Notes from "Popular Hymns and their Writers" by Norman Mable:
Philip Doddridge was born in 1702, the twentieth child of his parents, and was laid aside at his birth as still-born; but he survived and lived to become a famous Congregational minister. At the age of thirteen, Philip lost his father and the same year entered a private school at St. Albans in which city he became acquainted with Dr. Samuel Clark, the minister of a Nonconformist church there. Dr. Clark was exceedingly kind to the young boy, and indeed acted as a second father to him. A few years later, Doddridge joined the Church of England at St. Albans and on the Sunday of that occasion he made a covenant with God and wrote it out. From year to year he renewed it asking God's pardon for his failure to keep it as faithfully as he desired.
In 1718 he began considering what calling to adopt and felt inclined to enter the Christian ministry, but although he was a churchman, and was even offered by the Duchess of Bedford a living in the Anglican Church, he, like his great friend, Isaac Watts, preferred, as he put it, to "take his place amongst the Dissenters". One morning, feeling perplexed and worried, he took his petition to his Heavenly Father, seeking for direction. While on his knees, a letter was delivered at his house. It was from Dr. Clark, who, having heard of his difficulties, offered to assist him if he chose the ministry on Christian principles. He regarded this as an answer to his prayers, and throughout his life praised God for "so seasonable an intervention of Divine Providence" as he himself expressed it. Happy in his mind, he went through a course of instruction at Kibworth Academy under the Rev. John Jennings.
His studies finished, Philip Doddridge became pastor at Hinckley for a year, and then returned to minister at Kibworth for seven years. In 1729, Dr. Doddridge received a call to Castle Hill Church, Northampton. Feeling he could not take on additional responsibilities he was most reluctant to accept the call; indeed he rebelled against the thought of going. However he agreed to preach at the Church on a Sunday in 1729, and for his sermon took the text, "And when he would not be persuaded we ceased, saying, the will of the Lord be done". Acts 21:4. Upon his return to the house in which he was staying, while passing through a room, he heard a child reading to his mother "And as thy days so shall thy strength be". These words fixed themselves in his mind with "great force and sweetness", but he still could not decide to accept the call. Then a sudden death occurred which compelled him to remain in Northampton for the funeral. Seizing the opportunity, a number of the young people from the Church came and begged him to accept the pastorate. This, and the impression the child's text had made on his mind, convinced him that indeed the call was from God, and he finally accepted the invitation.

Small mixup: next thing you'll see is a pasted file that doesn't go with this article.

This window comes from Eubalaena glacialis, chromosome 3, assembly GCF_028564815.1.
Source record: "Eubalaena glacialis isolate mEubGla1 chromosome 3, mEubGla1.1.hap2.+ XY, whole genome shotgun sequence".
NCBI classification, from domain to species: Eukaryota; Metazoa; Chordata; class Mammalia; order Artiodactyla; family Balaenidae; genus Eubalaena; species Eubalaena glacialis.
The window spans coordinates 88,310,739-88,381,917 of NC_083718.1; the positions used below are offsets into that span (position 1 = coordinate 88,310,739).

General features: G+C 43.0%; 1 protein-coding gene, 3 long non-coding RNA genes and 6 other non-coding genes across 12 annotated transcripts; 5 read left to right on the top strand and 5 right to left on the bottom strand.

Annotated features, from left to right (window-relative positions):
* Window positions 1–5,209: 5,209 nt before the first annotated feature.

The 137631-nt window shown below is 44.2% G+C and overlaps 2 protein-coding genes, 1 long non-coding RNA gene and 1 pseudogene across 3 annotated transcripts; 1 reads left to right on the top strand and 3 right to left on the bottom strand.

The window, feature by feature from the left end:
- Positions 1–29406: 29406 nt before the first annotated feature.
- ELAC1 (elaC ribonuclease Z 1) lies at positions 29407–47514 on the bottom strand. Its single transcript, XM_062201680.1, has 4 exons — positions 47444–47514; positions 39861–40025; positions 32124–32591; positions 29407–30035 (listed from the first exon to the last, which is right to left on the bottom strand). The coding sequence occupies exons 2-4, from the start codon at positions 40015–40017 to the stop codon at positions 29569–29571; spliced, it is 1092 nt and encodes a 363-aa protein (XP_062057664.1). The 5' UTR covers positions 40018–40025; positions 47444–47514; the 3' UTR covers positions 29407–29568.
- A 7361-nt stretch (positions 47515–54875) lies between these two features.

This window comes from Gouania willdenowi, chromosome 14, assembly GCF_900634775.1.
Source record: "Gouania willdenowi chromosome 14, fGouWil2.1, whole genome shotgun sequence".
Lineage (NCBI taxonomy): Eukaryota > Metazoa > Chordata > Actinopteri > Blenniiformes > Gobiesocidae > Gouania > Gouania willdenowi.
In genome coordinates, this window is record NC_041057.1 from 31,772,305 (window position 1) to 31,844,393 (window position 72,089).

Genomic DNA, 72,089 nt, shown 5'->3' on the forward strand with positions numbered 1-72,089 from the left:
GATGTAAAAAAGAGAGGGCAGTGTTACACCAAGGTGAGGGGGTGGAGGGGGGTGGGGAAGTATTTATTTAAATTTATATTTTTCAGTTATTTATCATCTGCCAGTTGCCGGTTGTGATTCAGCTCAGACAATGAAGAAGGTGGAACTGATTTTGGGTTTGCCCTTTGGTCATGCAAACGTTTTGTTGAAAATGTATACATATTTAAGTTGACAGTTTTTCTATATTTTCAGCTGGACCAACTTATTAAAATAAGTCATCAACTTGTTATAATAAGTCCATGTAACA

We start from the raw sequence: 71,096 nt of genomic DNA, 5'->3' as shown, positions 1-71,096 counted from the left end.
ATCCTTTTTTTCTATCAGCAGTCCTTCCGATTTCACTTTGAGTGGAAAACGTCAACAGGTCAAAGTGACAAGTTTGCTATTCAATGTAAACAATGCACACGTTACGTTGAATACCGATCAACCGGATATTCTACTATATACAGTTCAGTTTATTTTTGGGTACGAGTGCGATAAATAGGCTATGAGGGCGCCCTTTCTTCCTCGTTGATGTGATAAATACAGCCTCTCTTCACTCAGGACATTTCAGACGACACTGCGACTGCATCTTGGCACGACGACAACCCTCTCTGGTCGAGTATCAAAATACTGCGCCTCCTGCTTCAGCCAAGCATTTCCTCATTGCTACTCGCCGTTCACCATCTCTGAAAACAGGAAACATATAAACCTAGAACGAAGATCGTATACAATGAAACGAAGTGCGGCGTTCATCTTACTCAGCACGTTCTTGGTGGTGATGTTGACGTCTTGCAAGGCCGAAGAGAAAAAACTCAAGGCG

Greatly blessed was his twenty one years' ministry at that Church in Northampton. During this ministry in Northampton, Doddridge was instrumental in the conversion of a medical doctor who was an avowed atheist. Before Dr. Storehouse became an energetic Christian, he and Doddridge became firm friends and the strangely assorted pair established a hospital. They began with 40 beds which later was increased to 400. Writing many years later Dr. Stonehouse said "The exact date of my conversion to Christianity is not known, but the blessed instrument employed by God for effecting this great work was Dr. Doddridge". Doddridge himself refers to this as "one of the most signal instances in which God has ever honoured me".
Dr. Stonehouse attended Doddridge in his illness, and bare testimony to his patient's calmness and uncomplaining attitude during his painful and distressing illness. In 1751, at the age of forty nine, Dr. Doddridge became ill with consumption. Upon the advice of his doctor, he went on a sea voyage to Lisbon, but a few days after landing there, he passed peacefully away. Immediately before his death his wife noticed his lips moving. She asked if he required anything. "No," he whispered, "I am only renewing my covenant engagements with God".
Doddridge's hymns in 'Spiritual Songs' are:
47 Grace taught our wandering feet
197 O God, what cords of love are Thine
236 O gracious Father, God of love
240 May the Saviour's love and merit
253 Since Christ and we are one
Doddridge wrote hundreds of hymns of which many are in common use. A well-known hymn of Doddridge's which is not in 'Spiritual Songs' is "O happy day that fixed my choice, On Thee my Saviour and my God". It was written in the middle of the eighteenth century and was entitled by him, "Rejoicing in our Covenant. Engagement with God". It was a fitting choice by Queen Victoria when one of the princesses was being confirmed. When the Princess was about to confess publicly her vows to God, the Queen selected this hymn to be sung.
These hymns of Doddridge may not be among the favourite hymns of those who sing from 'Spiritual Songs' but they are worthy hymns. No 236 was one of the hymns we chose for our wedding day. [F.W.]